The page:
Reading Elaine Showalter’s chapter “Teaching Poetry” (in Teaching Literature) reminded me of my own anxiety at the thought of teaching poetry or even of studying poetry myself. A genre that I can admit is often beautiful and emotion-inducing, poetry has always held for me the same sense of confusion and intimidation most high school and even college students experience. I vividly remember working with my high school English teacher during lunch before an upcoming essay examine as he tried to explain to me the meaning of Keats’ “Ode on a Grecian Urn.” No matter how many times or how many ways he tried to explain it to me, I was baffled. I could do nothing more than repeat back to him exactly what he told me; there was simply no understanding on my part. While not all poetry still inspires fear within me (I find narrative poems to be for the most part accessible and enjoy Edgar Allen Poe’s dark poetry and Anne Sexton’s fairy tale revisions in Transformations, for instance), I can say that some poetry is still as baffling as it was in high school. This was brought home to me during my studies for my Qualifying Exam, during which I could finally grasp Keats’ “Ode on a Grecian Urn” but remained stumped by his “Ode to a Nightingale.”
Yet while my own limitations in understanding poetry has caused me to wish to avoid teaching it, giving in to my anxiety may prove problematic. My field of research is 19th-c. British literature, and while the novel dominates the Victorian period, the Romantics at the beginning of the century were all about poetry. So, if I want to get a job marketing myself as more than simply a Victorianist, I need to be prepared to teach poetry. And not just any poetry–I need to be prepared to teach…Keats’ odes. ::sigh::
This anxiety concerning poetry and fear of teaching poetry is one I think I need to confront, not only for future job concerns but for my own benefit and knowledge. Can I call myself a scholar of English literature and just ignore poetry, a genre of significant importance throughout literary history? I don’t think I can. And as I have learned a lot about composition and rhetoric from teaching freshman composition courses, I suspect that teaching a poetry course would be a learning experience for both my students and myself. Moreover, my own conflict with poetry could enable me to better sympathize with my students’ frustrations.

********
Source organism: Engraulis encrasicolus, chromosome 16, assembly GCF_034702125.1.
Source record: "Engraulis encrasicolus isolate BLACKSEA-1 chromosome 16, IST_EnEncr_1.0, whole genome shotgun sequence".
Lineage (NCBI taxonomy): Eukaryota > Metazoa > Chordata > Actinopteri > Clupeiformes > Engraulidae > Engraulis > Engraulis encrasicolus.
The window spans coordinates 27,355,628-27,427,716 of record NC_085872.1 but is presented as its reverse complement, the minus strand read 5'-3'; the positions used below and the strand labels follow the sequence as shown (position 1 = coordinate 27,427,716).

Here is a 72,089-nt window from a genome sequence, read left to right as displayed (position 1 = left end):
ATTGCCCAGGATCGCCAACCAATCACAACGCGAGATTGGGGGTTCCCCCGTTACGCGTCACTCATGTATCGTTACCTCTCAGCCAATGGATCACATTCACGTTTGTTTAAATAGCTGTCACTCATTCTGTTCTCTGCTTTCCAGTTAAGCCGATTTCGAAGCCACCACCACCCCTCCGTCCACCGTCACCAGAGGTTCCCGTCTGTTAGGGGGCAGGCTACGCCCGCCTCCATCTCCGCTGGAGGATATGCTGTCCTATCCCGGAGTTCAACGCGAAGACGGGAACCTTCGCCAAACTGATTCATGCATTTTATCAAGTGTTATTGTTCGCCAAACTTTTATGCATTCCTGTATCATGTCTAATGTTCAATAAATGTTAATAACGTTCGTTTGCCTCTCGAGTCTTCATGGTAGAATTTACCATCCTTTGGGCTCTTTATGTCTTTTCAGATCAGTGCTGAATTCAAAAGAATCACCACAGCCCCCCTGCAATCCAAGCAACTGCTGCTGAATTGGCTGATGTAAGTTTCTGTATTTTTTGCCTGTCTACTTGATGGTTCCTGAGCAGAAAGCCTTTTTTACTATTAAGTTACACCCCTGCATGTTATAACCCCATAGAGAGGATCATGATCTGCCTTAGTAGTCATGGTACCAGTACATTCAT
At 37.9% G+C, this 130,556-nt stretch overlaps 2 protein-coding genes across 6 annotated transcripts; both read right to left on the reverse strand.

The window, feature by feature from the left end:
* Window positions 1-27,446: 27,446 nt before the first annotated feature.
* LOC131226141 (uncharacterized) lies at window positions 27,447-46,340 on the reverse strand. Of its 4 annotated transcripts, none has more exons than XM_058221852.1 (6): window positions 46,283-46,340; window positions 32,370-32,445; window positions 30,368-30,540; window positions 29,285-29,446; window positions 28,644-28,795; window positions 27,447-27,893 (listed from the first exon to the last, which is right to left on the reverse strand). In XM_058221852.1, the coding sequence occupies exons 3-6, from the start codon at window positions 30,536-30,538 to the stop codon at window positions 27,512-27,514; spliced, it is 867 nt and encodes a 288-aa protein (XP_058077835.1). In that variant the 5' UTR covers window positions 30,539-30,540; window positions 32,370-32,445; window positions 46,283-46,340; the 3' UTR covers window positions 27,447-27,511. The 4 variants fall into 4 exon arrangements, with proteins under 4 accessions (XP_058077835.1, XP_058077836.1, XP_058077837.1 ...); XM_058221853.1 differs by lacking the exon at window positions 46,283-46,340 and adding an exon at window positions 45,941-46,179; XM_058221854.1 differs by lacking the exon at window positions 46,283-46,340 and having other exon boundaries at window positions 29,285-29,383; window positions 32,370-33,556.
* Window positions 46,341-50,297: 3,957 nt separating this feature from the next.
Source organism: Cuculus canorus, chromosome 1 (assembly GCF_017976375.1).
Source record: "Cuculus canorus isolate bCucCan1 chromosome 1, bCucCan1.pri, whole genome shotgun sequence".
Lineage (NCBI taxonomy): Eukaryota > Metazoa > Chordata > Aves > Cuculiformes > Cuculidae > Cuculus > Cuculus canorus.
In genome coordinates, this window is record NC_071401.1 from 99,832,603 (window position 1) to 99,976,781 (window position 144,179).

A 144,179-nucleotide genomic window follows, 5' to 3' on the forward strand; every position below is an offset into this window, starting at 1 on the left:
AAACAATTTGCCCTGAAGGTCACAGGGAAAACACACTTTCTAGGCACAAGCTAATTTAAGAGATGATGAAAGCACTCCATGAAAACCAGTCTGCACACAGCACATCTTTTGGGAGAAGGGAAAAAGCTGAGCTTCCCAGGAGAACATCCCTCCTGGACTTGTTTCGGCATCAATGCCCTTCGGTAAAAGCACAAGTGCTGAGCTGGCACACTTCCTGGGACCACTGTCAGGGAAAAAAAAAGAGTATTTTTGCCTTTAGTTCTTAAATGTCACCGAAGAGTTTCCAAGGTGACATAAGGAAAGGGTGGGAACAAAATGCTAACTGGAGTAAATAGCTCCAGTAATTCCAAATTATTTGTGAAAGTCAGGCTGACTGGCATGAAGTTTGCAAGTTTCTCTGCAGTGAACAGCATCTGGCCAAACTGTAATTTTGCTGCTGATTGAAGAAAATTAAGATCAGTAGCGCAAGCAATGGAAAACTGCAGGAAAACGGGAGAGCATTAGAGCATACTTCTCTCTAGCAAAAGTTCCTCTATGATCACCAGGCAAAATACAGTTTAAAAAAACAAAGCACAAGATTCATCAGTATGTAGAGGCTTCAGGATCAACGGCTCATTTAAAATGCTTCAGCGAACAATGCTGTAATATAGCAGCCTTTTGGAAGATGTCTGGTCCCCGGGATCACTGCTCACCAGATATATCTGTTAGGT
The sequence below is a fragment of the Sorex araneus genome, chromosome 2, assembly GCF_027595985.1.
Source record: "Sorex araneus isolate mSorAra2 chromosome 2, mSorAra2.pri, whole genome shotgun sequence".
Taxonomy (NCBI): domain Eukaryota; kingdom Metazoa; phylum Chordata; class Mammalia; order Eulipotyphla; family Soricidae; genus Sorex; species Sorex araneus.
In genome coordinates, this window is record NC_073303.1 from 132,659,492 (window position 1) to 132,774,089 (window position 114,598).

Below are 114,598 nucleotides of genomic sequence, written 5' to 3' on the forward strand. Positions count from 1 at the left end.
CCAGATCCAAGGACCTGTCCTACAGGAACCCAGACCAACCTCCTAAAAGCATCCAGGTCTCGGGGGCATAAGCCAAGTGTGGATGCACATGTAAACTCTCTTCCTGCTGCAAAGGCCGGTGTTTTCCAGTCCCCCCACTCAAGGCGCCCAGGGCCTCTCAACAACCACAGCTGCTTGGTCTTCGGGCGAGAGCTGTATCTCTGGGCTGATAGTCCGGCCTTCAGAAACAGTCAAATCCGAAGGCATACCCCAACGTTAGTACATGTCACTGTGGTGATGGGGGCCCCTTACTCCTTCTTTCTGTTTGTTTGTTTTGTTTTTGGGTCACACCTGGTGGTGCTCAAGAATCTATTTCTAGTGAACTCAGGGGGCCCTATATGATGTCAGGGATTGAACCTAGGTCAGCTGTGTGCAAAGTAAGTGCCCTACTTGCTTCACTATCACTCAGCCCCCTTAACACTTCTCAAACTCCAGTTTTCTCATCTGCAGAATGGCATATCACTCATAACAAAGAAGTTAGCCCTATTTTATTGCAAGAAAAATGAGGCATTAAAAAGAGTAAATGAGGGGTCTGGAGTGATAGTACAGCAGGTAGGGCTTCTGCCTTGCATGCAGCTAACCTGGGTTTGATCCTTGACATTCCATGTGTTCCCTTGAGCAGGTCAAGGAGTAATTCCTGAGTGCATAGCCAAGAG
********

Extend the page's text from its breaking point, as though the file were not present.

Should I be given the opportunity to teach a poetry course (and I hope I am), I am excited to incorporate two assignments Showalter explains in her chapter on teaching poetry: The Commonplace Book (71) and Comparison and Contrast between a poem and a prose piece dealing with a similar theme (73-4). I think both of these techniques would be useful in my own interaction with poetry as well as for students. The Commonplace Book would seem to encourage appreciation, even if simply aesthetic, as well as offer students a way to informally interact with the poetry and indirectly compile notes and topics of interest they can then use to develop papers for the course. Similarly, the Comparison and Contrast assignment would further appreciation of poetry as a form of communication while allowing students to interact with a type of literature they are (presumably) more comfortable with and knowledgeable about (prose, that is). I also must confess that I have always been a fan of writing comparison and contrast papers myself, so there is some bias and sense of comfort for me in this assignment. Moreover, I think both of these techniques/assignments could be used in any literature classroom (poetry, fiction/novel/short story, and even drama) to enable students to think about literature in new and different ways.